Making and Unmaking at the Camden Arts Centre July/August 2016

Camden Arts Centre

Although One of my aims in London was to visit spaces I haven’t been to before I couldn’t resist visiting the Camden Art’s Centre as I really like the space and how they curate the shows there. It is the perfect sized place for me. Big enough to allow some depth and/or variety of ideas but never overwhelming. This is where I first saw the work of Marlene Dumas and Fishli and Weiss in thought provoking shows.

Making and Unmaking curated by fashion designer Duro Olowu was very different. It was an eclectic mixture of works in a wide variety of media, many of which I respond to on a basic level, the hand made, the textiles especially. It also introduced me to the work of artists that were new to me and which I found inspiring.


Eric Mack


Indefinately felt 2016

Gallery website – Moran Bondaroff LA

This use of space and hanging of textiles was very compelling in the physical space. Looking at some other work on the gallery web page the artist pushes this physical presence of the fabric using walls and other hanging devises and always playing with the space around it.


lisa brice

Lisa Brice is a South African artist who I think I may have seen but not looked at properly before. Although I prefer the figurative work I find the tension with the abstract that is also there important. I also like this tension in the work which is finely balanced and only just resolved.

Lorna Simpson’s small collages where in more than one of the Camden Arts centre galleries. Some incorporated drawing/painting but these ones which play with the hair and the heritage of hairstyles stood out in their simplicity and strength.

lorna simpson


James Brown, Some Neighbors in the Garden of My Other House (detail), 2013 – this long collage was displayed slightly raised but low along the floor and was indeed rather like a garden being much longer than this image.The piece comes from a work in which the artist literally created another house. From the images I have seen of these installations the house is heavy with heritage and is dark and looks oppressive. This collage was much lighter. In part this was due to the light gallery in which it was placed but perhaps the ‘neighbours’ bought some relief. The scale of the collage made it like a long journey as it was so long that you had to walk around it to discover what it shows.

The most impressive thing about the exhibition was the curating by Duro Olowu which I think creates an energy much more powerful than individual pieces might be. Although there is some great work. It introduced me to unknown artists whilst setting them alongside well known works or works by well known artists. I also think that whilst textiles bound the works together the diversity of the media and the madeness of the work and its focus on process kept the pieces alive and bouncing off each other. It was an unexpected delight as I only went in by chance whilst visiting Sigmund Freud’s House.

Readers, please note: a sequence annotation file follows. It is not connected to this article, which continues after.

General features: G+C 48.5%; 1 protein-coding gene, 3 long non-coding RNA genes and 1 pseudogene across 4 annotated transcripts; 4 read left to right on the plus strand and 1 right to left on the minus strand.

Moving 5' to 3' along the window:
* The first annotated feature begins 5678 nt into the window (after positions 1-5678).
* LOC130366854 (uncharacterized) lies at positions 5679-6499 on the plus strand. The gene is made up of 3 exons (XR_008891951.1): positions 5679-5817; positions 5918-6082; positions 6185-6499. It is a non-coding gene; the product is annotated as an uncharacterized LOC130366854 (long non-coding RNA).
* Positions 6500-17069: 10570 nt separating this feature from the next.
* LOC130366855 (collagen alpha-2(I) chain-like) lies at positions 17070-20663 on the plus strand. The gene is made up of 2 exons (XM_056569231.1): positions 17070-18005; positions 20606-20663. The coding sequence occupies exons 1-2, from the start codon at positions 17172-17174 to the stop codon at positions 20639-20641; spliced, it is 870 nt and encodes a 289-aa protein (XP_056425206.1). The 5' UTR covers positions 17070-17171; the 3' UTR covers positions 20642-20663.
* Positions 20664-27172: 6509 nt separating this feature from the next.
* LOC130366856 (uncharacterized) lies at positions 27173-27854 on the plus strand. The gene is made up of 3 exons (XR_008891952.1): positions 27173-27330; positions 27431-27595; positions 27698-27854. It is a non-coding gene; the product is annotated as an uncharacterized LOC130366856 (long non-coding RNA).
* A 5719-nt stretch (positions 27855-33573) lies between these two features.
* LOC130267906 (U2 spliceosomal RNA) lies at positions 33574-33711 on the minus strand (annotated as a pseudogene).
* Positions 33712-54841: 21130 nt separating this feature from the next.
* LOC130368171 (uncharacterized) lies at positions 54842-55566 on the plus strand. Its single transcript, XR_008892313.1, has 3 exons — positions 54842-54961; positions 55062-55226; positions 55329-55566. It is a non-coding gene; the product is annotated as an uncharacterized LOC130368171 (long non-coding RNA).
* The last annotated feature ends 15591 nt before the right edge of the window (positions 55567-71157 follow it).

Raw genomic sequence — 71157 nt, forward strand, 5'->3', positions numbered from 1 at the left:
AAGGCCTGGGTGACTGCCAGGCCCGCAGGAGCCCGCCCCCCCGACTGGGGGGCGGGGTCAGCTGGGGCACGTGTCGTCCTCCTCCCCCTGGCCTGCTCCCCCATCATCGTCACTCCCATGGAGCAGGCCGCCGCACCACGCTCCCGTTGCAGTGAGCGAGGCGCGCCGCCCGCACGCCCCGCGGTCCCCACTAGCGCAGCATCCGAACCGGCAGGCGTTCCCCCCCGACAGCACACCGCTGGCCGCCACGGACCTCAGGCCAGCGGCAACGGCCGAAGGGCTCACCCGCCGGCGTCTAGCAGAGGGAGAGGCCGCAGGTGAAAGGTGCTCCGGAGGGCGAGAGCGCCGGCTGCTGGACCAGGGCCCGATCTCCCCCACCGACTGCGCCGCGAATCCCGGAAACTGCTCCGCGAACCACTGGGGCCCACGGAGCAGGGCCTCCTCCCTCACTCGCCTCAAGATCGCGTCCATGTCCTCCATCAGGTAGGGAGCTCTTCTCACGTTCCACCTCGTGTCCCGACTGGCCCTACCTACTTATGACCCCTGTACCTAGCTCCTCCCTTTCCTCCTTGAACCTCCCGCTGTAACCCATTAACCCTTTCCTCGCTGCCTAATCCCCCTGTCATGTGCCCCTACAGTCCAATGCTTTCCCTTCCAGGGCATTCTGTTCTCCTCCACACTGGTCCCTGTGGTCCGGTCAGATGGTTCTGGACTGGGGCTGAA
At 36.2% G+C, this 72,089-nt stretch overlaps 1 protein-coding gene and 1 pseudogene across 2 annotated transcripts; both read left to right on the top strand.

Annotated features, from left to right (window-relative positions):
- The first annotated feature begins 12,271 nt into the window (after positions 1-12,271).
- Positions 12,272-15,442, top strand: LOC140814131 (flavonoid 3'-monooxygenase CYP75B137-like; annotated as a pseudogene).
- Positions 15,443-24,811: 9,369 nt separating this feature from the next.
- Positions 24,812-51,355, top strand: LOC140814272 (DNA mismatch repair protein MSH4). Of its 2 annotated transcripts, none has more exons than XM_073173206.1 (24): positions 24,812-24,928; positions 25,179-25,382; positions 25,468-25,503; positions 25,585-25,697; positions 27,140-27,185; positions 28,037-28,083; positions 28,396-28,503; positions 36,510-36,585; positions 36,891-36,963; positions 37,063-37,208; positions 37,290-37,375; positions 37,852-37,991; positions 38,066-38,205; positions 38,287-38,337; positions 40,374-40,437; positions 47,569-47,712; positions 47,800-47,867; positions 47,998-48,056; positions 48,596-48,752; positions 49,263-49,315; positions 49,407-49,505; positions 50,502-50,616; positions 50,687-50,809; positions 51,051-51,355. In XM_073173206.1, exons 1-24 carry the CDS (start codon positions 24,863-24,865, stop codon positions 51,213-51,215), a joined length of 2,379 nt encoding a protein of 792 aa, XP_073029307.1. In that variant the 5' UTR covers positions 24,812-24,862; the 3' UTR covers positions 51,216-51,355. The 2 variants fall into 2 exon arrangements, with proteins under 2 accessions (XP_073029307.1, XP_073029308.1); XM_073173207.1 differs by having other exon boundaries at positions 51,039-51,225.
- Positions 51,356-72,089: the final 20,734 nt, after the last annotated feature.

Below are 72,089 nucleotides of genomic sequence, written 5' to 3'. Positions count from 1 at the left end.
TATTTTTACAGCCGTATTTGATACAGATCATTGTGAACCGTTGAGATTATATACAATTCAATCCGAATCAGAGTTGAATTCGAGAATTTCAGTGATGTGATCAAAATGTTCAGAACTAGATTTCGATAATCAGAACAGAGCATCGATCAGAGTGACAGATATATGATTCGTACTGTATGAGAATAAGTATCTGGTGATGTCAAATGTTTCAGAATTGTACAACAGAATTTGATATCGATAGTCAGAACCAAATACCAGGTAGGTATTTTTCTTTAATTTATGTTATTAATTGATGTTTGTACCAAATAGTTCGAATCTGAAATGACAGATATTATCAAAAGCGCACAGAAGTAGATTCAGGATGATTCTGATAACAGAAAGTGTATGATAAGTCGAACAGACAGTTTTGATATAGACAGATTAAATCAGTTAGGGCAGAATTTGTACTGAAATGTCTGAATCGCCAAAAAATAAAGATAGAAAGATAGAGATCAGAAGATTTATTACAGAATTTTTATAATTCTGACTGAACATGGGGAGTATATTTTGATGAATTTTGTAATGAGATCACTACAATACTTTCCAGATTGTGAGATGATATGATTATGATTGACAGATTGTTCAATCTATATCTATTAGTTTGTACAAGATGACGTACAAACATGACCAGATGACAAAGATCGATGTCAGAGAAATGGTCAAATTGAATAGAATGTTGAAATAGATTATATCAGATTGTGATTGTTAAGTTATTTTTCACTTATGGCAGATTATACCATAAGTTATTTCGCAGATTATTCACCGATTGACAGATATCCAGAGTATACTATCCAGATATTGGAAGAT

The Wolf Man and Mark Wallinger at the Freud Museum 27th July.

As a part of my plan to visit museums I have never been to in London, especially smaller collections, I went to the Freud Museum at the end of July. I had heard that contemporary artists have been invited to intervene in the space and collection at Freud’s house in London. During my visit I was also impressed by the wolf paintings made by Freud’s patient Sergei Pankejeff years after he had been after a significant patient of Freud who had used his dream of the wolves in his research. Pankejeff had a recurring dream as a child of 6 or 7 wolves sitting in a tree outside his bedroom. The paintings which were made many years later have only 5 wolves in the tree but I found them very compelling and arresting as images. I am not sure if this is due to their naivety or the content as significant dreams, something that Freud obviously expanded on and which gives them a kind of power.



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Mark Wallinger’s intervention in Freud’s last house in London where he lived as an exile for the last year of his life. Wallinger has covered the wall above the therapist’s couch with mirrors and plays with the role of the therapist of reflecting the client’s mind on itself. This mirror above the couch creates an illusion of space and light above us all. It also give the room an amazing verticality. I have not been in the room without the mirrors but the reflection is very powerful. The action of the window cleaner feels like a task which is complimentary to the work of the therapy/patient. The reflection of the couch alluding to the ‘magical’ effect of therapy.

The Freud Museum’s website